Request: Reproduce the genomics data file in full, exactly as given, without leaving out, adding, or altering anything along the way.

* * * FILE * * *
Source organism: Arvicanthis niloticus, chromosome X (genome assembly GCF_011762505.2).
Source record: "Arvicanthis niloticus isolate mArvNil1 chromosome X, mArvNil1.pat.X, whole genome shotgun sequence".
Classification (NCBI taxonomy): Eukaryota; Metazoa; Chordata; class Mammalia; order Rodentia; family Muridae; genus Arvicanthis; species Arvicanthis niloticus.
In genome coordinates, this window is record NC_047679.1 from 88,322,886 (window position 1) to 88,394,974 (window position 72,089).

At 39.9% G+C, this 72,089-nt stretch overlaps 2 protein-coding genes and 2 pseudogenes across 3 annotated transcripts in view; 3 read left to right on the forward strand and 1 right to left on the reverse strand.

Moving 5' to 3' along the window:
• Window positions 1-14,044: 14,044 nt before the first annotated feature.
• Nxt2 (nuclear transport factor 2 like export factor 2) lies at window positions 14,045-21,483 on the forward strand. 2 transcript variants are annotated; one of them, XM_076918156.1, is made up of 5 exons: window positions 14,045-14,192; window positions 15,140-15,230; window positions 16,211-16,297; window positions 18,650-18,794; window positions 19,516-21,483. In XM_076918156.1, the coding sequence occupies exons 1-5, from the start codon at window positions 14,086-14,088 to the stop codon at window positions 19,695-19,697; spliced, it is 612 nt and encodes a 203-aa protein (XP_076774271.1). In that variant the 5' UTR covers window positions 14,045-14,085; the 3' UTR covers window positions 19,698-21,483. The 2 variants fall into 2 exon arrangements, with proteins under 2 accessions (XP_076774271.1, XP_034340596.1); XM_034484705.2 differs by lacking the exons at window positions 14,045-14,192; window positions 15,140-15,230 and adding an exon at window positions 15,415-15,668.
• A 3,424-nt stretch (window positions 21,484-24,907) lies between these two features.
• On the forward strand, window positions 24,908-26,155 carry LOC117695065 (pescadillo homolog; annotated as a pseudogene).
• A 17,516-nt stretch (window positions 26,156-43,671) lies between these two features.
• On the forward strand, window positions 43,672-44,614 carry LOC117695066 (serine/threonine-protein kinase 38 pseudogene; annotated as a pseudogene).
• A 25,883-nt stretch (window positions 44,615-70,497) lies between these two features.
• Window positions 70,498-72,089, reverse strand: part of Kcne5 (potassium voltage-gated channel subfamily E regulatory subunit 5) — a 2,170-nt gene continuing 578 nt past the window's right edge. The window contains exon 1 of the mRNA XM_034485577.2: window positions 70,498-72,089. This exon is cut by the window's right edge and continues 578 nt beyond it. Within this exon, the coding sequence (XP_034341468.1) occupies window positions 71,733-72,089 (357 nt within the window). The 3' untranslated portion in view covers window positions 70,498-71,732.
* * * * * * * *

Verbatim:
Source organism: Arvicanthis niloticus, chromosome X (genome assembly GCF_011762505.2).
Source record: "Arvicanthis niloticus isolate mArvNil1 chromosome X, mArvNil1.pat.X, whole genome shotgun sequence".
Classification (NCBI taxonomy): Eukaryota; Metazoa; Chordata; class Mammalia; order Rodentia; family Muridae; genus Arvicanthis; species Arvicanthis niloticus.
In genome coordinates, this window is record NC_047679.1 from 88,322,886 (window position 1) to 88,394,974 (window position 72,089).

At 39.9% G+C, this 72,089-nt stretch overlaps 2 protein-coding genes and 2 pseudogenes across 3 annotated transcripts in view; 3 read left to right on the forward strand and 1 right to left on the reverse strand.

Moving 5' to 3' along the window:
• Window positions 1-14,044: 14,044 nt before the first annotated feature.
• Nxt2 (nuclear transport factor 2 like export factor 2) lies at window positions 14,045-21,483 on the forward strand. 2 transcript variants are annotated; one of them, XM_076918156.1, is made up of 5 exons: window positions 14,045-14,192; window positions 15,140-15,230; window positions 16,211-16,297; window positions 18,650-18,794; window positions 19,516-21,483. In XM_076918156.1, the coding sequence occupies exons 1-5, from the start codon at window positions 14,086-14,088 to the stop codon at window positions 19,695-19,697; spliced, it is 612 nt and encodes a 203-aa protein (XP_076774271.1). In that variant the 5' UTR covers window positions 14,045-14,085; the 3' UTR covers window positions 19,698-21,483. The 2 variants fall into 2 exon arrangements, with proteins under 2 accessions (XP_076774271.1, XP_034340596.1); XM_034484705.2 differs by lacking the exons at window positions 14,045-14,192; window positions 15,140-15,230 and adding an exon at window positions 15,415-15,668.
• A 3,424-nt stretch (window positions 21,484-24,907) lies between these two features.
• On the forward strand, window positions 24,908-26,155 carry LOC117695065 (pescadillo homolog; annotated as a pseudogene).
• A 17,516-nt stretch (window positions 26,156-43,671) lies between these two features.
• On the forward strand, window positions 43,672-44,614 carry LOC117695066 (serine/threonine-protein kinase 38 pseudogene; annotated as a pseudogene).
• A 25,883-nt stretch (window positions 44,615-70,497) lies between these two features.
• Window positions 70,498-72,089, reverse strand: part of Kcne5 (potassium voltage-gated channel subfamily E regulatory subunit 5) — a 2,170-nt gene continuing 578 nt past the window's right edge. The window contains exon 1 of the mRNA XM_034485577.2: window positions 70,498-72,089. This exon is cut by the window's right edge and continues 578 nt beyond it. Within this exon, the coding sequence (XP_034341468.1) occupies window positions 71,733-72,089 (357 nt within the window). The 3' untranslated portion in view covers window positions 70,498-71,732.